Press review

President Vaclav Klaus and the Dutch Prime Minister Peter Balkenend, photo: CTK

Stony faces in place of polite smiles on the front page of Lidove Noviny: the visit of the Dutch Prime Minister Peter Balkenend to Prague passed under a cloud of displeasure after the Dutch head of government announced that his country would allow Czechs only limited access to the Dutch labour market after the Czech Republic joins the EU in May. The Czech Prime Minister has threatened reciprocal action, says Pravo, but given the number of EU countries which are adopting a wary stand and restricting access to their labour markets such a policy would merely antagonize relations in the EU and have a counter productive effect, the daily notes.

President Vaclav Klaus and the Dutch Prime Minister Peter Balkenend,  photo: CTK
For the first time in the country's history a judge has been charged with fraud - after allegedly helping the mafia to arrange a series of bankruptcies in selected firms and helping himself and his partners to enormous sums of money. According to Mlada Fronta Dnes the "profits" from just two of these rigged bankruptcies amounted to 75 million crowns. The practice came to light when the judge went for the big league and organized the bankruptcy of Union banka. Within four days some very suspicious facts emerged and the judge was arrested on the orders of the President and Prime Minister, the paper says. The judge now faces up to ten years in prison. On a different topic Pravo reports that due to a lack of initiative and know how in the regions, the Czech Republic could have serious problems accessing EU funds for various projects. There are some bright exceptions but in general the regions have a problem presenting projects in a convincing manner. The EU will also demand a great deal more when it comes to documenting how money provided by the EU has been put to use, the paper says.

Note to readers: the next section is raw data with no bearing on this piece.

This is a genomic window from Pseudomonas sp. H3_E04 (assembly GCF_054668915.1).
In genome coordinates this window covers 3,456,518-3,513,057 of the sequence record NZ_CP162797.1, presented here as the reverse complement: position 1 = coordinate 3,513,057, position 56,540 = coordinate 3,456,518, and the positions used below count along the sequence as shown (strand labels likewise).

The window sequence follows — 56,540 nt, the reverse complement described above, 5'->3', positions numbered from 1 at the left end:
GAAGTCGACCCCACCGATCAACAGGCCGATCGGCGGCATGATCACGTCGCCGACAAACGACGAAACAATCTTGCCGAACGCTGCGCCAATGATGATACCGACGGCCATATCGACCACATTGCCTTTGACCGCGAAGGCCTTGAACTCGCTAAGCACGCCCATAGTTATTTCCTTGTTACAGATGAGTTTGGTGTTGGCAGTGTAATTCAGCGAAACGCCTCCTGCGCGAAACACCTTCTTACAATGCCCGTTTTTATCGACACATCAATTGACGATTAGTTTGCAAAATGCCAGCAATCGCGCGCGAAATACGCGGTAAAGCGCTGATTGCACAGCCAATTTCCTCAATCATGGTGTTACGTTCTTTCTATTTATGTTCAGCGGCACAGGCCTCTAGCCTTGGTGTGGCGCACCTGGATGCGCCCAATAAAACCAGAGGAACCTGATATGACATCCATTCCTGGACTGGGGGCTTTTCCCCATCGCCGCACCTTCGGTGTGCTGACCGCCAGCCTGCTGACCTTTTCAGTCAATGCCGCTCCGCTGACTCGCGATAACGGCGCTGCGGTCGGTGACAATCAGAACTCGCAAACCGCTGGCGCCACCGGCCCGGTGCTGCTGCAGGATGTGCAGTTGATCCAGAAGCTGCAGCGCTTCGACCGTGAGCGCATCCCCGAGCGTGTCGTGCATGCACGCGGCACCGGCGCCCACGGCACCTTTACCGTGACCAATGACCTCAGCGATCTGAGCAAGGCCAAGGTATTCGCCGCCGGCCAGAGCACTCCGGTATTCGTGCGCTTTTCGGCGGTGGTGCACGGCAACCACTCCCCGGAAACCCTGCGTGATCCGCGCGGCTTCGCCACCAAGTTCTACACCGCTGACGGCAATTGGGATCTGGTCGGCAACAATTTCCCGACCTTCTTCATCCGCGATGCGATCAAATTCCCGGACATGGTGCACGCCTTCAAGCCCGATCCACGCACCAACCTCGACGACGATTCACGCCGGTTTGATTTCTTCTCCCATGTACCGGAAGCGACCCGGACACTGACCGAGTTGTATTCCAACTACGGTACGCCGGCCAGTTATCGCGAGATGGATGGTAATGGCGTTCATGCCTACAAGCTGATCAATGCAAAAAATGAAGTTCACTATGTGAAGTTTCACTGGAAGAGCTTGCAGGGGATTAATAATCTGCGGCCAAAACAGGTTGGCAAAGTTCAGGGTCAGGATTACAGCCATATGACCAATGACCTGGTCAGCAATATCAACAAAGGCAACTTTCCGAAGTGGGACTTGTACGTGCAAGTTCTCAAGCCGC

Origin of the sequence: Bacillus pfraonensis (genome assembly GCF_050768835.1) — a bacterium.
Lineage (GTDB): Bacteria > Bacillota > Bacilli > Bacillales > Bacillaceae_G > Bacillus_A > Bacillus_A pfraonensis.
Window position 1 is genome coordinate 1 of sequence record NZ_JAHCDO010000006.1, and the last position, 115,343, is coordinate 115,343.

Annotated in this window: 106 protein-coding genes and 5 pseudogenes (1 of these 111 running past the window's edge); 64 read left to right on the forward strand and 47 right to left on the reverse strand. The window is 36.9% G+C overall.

Mlada Fronta Dnes has devoted a full page to discrimination on the labour market. Under the heading "I have a child and want to work - is that so bad?" the paper features a number of real live stories sent in by women who have been repeatedly turned away by employers -for having children or for being over the hill. Mothers with children and women over 50 are the worst off, the paper says. And the anger is all too obvious from one of the headlines - a quotation from a woman's letter - "they must think I have amniotic fluid in place of a brain!"

Mothers with children often find doors slammed in their faces, says Mlada Fronta Dnes. The assumption is that they will be distracted and take endless days off taking care of sick kids. The only way to get around that is to lie and say they are childless -which is not advisable, the paper says. As for women over 50 one of them says she would gladly trade her university degree for a birth certificate dated ten years later.